The History of NANA YAA ASANTEWAA (Resistance fighter) Queen Mother of the Asante Kingdom

Yaa Asantewaa was born in Ejisu, a central state of the Asante Kingdom in Ghana. She was appointed Queen mother of Ejisu, by her brother Nana Akwasi Okpese, the Ejisuhene (the ruler of Ejisu) a respected and powerful position in Asante. The Asante had ruled central Ghana for more than 200 years, mostly under severe pressure from the British, who were anxious to exploit the mineral wealth of the area. Opposition to the King, Prempeh I, was encouraged and supported by the British until a civil war broke out among the Asante. The war lasted for ten years and ended with Prempeh I and his supporters, including the ruler of Ejisu exiled to Seychelles. Eager to exploit the disarray, the British sent a force to the Asante capital, Kumasi, to demand allegiance.

After Prempeh I exile to Seychelles, the period 1900 Yaa Asantewaa led the Ashanti rebellion known as the War of the Golden Stool against British colonialism. This war, is one that the Asante people and of course the whole of Ghana always narrate with pride. It’s been used to empower women and to tell new generations of how courageous our ancestors were at the time when the British invaded Ghana.

During their reign, Yaa Asantewaa saw the Asante Kingdom go through a series of events that threatened its future, including civil war from 1883 to 1888. When her brother died in 1894, Yaa Asantewaa used her right as Queen Mother to nominate her own grandson as Ejisuhene.

When the British exiled the Ejisuhene to the Seychelles in 1896, along with the King of the Asante, Prempeh I and other members of the Asante government, Yaa Asantewaa became regent of the Ejisu-Juaben District.

After the deportation of Prempeh I, the British governor-general of the Gold Coast, Frederick Hodgson, demanded the Golden Stool, the symbol of the Asante nation. This disrespectful request led to a secret meeting of the remaining members of the Asante government at Kumasi, to discuss how to secure the return of their king. There was a disagreement on how to bring them back and also some of them were reluctant to carry on fighting the British.  Yaa Asantewaa, who was present at this meeting, stood up and addressed the members of the council with these famous words: “Now I see that some of you fear to go forward to fight for our king. If it were in the brave days of Osei Tutu, Okomfo Anokye, and Opoku Ware, chiefs would not sit down to see their king to be taken away without firing a shot. No European could have dared speak to chiefs of Asante in the way the governor spoke to you this morning. Is it true that the bravery of Asante is no more? I cannot believe it. It cannot be! I must say this: if you, the men of Asante, will not go forward, then we will. We, the women, will. I shall call upon my fellow women. We will fight the white men. We will fight till the last of us falls in the battlefields.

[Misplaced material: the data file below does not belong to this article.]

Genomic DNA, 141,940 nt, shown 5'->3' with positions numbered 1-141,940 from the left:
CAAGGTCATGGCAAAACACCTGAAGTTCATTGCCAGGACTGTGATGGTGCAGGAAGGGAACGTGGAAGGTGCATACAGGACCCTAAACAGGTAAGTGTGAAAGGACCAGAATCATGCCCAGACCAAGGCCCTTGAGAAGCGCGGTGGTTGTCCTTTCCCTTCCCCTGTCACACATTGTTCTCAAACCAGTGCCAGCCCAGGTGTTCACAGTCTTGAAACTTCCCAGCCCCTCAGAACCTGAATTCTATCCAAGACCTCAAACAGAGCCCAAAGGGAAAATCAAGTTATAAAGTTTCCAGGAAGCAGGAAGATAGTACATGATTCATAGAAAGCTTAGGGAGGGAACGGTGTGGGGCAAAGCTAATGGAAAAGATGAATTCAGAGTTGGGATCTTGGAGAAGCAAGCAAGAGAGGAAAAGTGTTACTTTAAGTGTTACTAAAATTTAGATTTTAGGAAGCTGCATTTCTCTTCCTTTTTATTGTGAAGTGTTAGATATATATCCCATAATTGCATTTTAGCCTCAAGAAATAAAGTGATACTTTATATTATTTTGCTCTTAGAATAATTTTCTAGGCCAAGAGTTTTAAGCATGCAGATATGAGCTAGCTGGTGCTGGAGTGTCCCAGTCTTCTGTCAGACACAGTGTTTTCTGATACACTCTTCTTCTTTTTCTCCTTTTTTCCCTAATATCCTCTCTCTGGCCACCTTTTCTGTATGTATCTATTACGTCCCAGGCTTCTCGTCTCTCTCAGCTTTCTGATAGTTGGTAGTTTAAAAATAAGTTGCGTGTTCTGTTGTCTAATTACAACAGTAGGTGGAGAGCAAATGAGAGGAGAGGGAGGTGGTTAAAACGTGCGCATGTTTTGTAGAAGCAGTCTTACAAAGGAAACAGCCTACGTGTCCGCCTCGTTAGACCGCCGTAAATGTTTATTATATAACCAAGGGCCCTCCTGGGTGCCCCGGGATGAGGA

With this, she took on the leadership of the Ashanti Uprising in 1900, gaining the support of some of the other Asante nobility.